Vue 11 review
It’s become a tradition to have a new version of Vue every six months, spring-summer for half (.5) versions and November for full versions. All of the releases have nice additions, have bolstered the ‘back end’ programming, and keep the application on the cutting edge for environment renders. Not all our wishes and hopes have come to life in previous new releases, but they have been getting closer and closer.
This last release has given us a lot of what we’ve hoped for, including a total re-haul of the EcoSystem and particle effects.
The EcoSystem now updates interactively, as you change options. In previous versions, when you modified settings for the EcoSystem, you needed to repopulate the scene to see any changes. That takes some time. With this new update of Vue, the EcoSystem updates instantly and fast.
A drawback that I’ve found so far with this is that it’s not totally accurate. For example, if you place an EcoSystem layer on an object like a tree, then add objects to the EcoSystem with the fast population option checked, it will show right. But when you change the shape of the tree, the EcoSystem will keep the form of the old shape. This is easy to fix; just click on repopulate and it adjusts to the new shape. That’s because it’s using a cached object shape to make it work. So that’s not a big deal, especially with the advantage gained.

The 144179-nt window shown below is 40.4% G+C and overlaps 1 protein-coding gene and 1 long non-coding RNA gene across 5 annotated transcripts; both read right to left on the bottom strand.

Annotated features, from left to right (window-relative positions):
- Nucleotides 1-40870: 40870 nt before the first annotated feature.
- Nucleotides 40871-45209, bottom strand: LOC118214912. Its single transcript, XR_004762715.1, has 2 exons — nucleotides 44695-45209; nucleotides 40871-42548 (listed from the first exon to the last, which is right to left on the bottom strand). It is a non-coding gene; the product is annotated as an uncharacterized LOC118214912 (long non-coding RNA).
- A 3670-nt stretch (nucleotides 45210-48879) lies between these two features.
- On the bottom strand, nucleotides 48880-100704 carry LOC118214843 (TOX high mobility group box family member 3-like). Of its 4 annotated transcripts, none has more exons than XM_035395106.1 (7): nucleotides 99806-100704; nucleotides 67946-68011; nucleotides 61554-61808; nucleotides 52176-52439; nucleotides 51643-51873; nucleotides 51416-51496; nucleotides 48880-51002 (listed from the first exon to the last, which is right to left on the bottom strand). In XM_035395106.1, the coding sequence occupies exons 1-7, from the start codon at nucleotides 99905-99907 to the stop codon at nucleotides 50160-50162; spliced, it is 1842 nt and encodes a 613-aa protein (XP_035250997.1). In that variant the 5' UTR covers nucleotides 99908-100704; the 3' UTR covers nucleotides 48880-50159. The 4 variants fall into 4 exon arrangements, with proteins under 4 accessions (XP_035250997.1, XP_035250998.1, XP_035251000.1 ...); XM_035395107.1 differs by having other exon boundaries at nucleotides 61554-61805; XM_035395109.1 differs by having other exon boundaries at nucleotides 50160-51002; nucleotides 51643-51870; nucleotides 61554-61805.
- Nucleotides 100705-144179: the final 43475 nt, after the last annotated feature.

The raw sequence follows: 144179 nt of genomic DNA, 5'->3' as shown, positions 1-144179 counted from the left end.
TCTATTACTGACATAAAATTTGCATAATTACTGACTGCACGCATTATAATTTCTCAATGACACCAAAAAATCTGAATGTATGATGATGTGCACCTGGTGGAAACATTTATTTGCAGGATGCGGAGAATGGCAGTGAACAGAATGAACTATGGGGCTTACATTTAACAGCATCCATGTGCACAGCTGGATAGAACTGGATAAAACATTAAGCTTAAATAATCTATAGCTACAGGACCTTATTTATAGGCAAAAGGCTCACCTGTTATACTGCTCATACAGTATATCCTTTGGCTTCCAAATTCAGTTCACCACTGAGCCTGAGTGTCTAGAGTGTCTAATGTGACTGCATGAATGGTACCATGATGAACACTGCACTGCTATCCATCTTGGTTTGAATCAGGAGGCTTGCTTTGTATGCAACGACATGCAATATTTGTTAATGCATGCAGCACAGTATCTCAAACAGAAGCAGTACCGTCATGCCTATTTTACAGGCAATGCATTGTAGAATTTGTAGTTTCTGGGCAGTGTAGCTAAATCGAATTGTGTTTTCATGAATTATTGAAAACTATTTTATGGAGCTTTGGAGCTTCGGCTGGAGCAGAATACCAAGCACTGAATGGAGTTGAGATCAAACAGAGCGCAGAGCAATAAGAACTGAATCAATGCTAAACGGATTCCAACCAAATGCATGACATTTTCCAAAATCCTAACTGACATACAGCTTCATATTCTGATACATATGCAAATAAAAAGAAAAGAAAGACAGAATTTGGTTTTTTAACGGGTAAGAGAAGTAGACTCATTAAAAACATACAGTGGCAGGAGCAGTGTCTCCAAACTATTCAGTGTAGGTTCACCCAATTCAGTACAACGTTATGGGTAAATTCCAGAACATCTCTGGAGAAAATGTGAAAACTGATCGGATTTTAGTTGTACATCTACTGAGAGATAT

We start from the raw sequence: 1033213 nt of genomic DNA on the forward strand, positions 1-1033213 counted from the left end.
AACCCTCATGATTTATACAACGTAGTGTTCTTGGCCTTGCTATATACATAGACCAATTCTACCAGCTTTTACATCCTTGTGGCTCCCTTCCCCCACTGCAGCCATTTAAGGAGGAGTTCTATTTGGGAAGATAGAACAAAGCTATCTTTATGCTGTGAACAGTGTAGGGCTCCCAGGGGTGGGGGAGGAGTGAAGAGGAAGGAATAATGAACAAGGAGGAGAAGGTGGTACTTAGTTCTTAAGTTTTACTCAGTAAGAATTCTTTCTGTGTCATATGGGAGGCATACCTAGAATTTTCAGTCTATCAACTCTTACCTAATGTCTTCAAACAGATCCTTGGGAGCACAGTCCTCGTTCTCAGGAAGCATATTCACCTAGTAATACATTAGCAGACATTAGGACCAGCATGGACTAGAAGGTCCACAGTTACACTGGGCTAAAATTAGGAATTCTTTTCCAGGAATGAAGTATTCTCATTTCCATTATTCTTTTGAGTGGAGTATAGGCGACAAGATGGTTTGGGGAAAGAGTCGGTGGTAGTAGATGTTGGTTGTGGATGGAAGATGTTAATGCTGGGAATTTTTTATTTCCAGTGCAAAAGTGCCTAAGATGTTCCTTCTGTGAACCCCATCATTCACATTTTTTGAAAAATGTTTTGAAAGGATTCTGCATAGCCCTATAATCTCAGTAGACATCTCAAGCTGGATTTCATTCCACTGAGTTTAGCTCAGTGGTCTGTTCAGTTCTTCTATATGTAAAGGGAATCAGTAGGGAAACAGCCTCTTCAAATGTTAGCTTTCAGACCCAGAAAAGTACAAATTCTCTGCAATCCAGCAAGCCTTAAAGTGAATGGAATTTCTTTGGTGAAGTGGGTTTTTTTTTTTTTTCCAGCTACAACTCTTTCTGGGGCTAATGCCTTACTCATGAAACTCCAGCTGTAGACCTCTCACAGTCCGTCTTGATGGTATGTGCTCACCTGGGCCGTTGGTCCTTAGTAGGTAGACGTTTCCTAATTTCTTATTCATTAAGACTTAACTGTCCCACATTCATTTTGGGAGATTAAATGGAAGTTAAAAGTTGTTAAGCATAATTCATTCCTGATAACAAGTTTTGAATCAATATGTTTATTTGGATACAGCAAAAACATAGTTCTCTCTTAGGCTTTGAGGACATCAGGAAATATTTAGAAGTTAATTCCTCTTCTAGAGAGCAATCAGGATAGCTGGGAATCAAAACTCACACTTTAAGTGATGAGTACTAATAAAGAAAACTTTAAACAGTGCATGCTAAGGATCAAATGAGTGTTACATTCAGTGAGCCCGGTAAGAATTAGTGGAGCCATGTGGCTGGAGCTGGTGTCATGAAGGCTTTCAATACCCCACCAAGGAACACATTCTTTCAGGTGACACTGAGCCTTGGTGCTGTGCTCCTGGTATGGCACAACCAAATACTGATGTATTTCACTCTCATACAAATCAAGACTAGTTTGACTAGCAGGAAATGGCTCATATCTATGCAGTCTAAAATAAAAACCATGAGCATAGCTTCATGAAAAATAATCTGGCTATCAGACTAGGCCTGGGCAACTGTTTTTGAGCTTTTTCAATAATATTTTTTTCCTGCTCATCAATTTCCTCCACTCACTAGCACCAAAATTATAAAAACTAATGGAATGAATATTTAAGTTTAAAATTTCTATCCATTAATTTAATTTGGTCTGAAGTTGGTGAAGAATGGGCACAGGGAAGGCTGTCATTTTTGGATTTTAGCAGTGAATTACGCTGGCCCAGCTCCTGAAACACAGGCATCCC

Over all it was a very needed change.
EcoSystem 360 is a fantastic update. Before, you had to do quite a few tricks for the effect, but now the EcoSystem populates objects on all sides, even the underside. This ability is really useful for creating realistic looking populations on overhanging cliffs, inside caves, and more with things like plant roots, rocks, and other objects. For instance, now you could create a tree and populate it with leaves or blossoms that could then be made to flutter, drop off, and fly on the wind. This may seem like a “small” addition, but it required a major update with how the EcoSystem was calculated and interacted with objects. It’s another big addition in this version of Vue that makes it worth upgrading.